They talked about $100 a month per child, and we had to go down to the bottom of the page and in minuscule letters we had to use a magnifying glass in order to determine that it was taxable. Guess who is going to have to give back the most? It is the poorest families, not the richest families.

I ask members, how more ideologically bent can a government get than to design a program that is in fact not to help families have real choice? If we want families to have real choice, then we ensure that families have access to early learning, for instance in play groups. For those individuals who are private providers who wish to upgrade their skills, we ensure that when they are taking care of children in their homes or in the children's homes, they have the proper training and skills. Whether it is just to babysit a couple of hours or not, the spaces must be there. They must be created and that has not been the case.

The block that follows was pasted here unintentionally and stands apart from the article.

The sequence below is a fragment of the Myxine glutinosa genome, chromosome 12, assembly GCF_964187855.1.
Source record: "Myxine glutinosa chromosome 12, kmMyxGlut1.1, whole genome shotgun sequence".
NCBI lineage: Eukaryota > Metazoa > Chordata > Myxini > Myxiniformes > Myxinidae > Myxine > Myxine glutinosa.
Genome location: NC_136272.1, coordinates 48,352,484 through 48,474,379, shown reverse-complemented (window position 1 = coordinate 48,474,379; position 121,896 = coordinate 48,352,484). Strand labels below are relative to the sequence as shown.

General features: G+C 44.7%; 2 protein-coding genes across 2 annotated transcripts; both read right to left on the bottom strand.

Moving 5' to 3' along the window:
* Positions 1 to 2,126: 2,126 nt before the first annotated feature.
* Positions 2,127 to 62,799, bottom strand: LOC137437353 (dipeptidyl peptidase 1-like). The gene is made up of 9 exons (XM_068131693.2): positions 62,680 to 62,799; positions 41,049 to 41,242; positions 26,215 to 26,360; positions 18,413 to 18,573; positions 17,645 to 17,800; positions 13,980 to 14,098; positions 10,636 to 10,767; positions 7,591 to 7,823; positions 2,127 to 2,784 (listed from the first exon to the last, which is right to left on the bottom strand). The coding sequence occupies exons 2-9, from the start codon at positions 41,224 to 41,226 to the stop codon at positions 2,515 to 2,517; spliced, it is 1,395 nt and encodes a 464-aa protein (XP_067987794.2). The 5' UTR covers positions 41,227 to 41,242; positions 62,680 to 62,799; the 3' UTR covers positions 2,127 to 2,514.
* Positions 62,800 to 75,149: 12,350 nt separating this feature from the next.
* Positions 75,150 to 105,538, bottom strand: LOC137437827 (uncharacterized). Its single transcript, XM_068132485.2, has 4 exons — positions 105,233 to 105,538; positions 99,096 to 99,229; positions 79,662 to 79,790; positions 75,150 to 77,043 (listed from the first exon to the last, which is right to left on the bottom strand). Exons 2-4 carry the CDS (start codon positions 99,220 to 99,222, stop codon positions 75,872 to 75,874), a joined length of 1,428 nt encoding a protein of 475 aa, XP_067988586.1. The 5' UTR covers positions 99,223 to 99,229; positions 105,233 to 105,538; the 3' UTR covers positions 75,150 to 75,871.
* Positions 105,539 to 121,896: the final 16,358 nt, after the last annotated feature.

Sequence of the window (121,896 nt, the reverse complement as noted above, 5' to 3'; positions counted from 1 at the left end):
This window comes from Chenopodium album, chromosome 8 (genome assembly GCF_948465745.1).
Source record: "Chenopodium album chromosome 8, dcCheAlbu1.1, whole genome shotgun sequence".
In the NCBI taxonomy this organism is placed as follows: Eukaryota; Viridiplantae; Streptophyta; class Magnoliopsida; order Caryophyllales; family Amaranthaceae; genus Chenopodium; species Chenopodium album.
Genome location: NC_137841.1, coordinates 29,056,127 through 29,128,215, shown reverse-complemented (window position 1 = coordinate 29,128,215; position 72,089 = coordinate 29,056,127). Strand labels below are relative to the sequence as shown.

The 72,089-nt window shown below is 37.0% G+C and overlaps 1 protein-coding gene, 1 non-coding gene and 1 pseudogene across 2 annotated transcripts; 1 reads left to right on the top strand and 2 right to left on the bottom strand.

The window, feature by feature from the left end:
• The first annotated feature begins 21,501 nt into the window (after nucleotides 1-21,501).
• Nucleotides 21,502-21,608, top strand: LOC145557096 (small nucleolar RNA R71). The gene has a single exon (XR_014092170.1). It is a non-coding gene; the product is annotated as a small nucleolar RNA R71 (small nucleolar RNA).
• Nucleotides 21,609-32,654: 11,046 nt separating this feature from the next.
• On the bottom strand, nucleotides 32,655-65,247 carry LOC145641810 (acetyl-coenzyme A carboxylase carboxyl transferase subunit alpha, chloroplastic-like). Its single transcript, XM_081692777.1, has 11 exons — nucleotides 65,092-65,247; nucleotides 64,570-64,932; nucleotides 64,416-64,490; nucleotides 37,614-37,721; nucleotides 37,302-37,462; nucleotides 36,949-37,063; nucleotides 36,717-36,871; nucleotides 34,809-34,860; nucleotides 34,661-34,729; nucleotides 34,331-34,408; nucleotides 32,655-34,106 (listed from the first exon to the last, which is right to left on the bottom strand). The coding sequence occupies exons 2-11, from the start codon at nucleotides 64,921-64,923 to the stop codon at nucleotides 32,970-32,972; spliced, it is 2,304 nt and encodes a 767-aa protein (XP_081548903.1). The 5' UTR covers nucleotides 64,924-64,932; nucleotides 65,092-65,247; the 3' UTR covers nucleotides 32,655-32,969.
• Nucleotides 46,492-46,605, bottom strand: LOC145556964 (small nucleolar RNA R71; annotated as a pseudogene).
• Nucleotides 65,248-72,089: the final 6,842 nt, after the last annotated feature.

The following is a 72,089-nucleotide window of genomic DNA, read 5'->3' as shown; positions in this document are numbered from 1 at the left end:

I will conclude by saying simply that I have rarely seen a government develop all its policies and programs from an ideological point of view that excludes, rather than includes, the most vulnerable.

I am ready to answer questions, if there are any.

Opposition Motion--Government Policies
Business of Supply
Government Orders

10:40 a.m.

Okanagan—Coquihalla
B.C.

Conservative

Stockwell Day Minister of Public Safety

Mr. Speaker, I am just wondering if either the member for Etobicoke—Lakeshore or the one who just spoke can tell us if there is a typo here because everything that is being referred to are failures of the former government.

On the judicial appointment process, for instance, Allison Hanes reports this morning: